End-of-life recovery plans
Against the backdrop of PVC building materials’ reliance on plastic-based components for successful manufacture, Swish has chosen to champion more sustainable production routes, with the implementation of ‘end-of-life recovery systems’ for all its PVC products.
In a move designed to reduce landfill and ensure an increasingly sustainable future for the industry, Swish Building Products actively operates an ethos that supports better management of used PVC materials and enables successful repurposing, the company said.
“Formulated correctly, PVC products can be recycled many times over, as the recycling method required does not measurably damage the chain length of the PVC molecules,” Alan Tunnicliffe, process improvement manager from Swish Building Products, said.
“The process can prove extremely successful and can enable pre-used products to be repurposed several times.”
Since 2010, Swish has been enhancing its PVC end-of-life recovery system and has worked to realise its sustainable goal using ethics and guidelines proposed by VinylPlus, a scheme that recycled 740,000 tonnes of PVC materials in 2018 and subsequently aims to recover over 100,000,000 tonnes every year moving forward.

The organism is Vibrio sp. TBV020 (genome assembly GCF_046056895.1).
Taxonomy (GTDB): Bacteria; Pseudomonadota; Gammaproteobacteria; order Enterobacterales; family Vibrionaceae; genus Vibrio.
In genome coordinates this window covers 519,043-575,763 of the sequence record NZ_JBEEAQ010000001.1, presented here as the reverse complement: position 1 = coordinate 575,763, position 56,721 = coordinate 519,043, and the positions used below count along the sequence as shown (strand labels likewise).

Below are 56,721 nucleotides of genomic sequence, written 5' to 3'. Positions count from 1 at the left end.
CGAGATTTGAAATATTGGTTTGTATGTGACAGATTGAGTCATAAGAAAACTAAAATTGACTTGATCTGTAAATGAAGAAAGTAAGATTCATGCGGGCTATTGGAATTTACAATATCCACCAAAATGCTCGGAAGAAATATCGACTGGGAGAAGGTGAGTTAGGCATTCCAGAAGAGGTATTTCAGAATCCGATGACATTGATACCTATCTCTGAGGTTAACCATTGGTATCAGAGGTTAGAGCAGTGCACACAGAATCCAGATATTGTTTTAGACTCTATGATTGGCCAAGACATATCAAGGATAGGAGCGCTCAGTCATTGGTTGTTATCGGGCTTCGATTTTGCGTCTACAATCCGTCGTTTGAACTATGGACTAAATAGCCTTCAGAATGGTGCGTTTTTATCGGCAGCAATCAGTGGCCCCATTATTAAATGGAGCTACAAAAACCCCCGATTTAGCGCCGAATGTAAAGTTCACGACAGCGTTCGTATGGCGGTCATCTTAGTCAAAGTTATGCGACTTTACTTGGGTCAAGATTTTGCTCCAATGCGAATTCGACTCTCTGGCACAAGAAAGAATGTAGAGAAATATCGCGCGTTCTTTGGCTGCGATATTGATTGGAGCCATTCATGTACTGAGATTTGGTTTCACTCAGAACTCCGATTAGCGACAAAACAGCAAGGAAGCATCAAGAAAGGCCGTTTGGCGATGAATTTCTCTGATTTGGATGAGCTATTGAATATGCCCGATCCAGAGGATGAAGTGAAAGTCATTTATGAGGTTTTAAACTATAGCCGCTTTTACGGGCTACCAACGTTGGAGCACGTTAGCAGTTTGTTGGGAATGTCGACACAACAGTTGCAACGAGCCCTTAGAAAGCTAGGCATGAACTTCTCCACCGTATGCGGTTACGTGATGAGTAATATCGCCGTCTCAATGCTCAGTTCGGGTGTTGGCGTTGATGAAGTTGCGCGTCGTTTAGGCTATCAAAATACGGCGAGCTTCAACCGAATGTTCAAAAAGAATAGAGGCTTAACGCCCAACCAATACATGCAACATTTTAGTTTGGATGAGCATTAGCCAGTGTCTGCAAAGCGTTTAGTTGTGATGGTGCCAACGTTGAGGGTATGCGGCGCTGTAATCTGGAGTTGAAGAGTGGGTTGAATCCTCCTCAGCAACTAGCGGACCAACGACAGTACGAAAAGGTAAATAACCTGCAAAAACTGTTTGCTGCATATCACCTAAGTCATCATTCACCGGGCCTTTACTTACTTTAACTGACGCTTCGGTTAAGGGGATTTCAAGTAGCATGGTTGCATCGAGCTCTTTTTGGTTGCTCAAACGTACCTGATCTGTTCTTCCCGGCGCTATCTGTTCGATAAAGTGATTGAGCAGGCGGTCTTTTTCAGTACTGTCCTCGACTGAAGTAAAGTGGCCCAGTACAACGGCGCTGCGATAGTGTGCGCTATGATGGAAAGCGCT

“We wholeheartedly support the VinylPlus commitment to sustainably developing Europe’s PVC industry as it improves the material’s viable performance and enables longer lasting usage in the first instance; before going on to be recycled multiple times,” Alan said.
PVC can be re-shaped into a variety of new products. Supporting the concept, Swish achieves its material repurpose process by granulating and pulverising pre-used items to create a fine powder, which is then fed into an extruder, melted, and successfully reformed. Typically, the company recycles its post-consumer PVC windows to create rainwater products, including gutters and downpipes.
“By pitching our products’ manufacturing quality at the higher end, our reformed building materials are not only superior and built to last longer, but offer greater onward recycling potential, time and again,” Alan said.
“We’ve every intention of continuing our recycling processes. However, we also believe that within the sector as a whole, more in terms of repurposing pre-used materials can be done.
“Although we’re still at the research stage, we’re now extending our sustainability remit to explore end-of-life recovery for foam profiles.”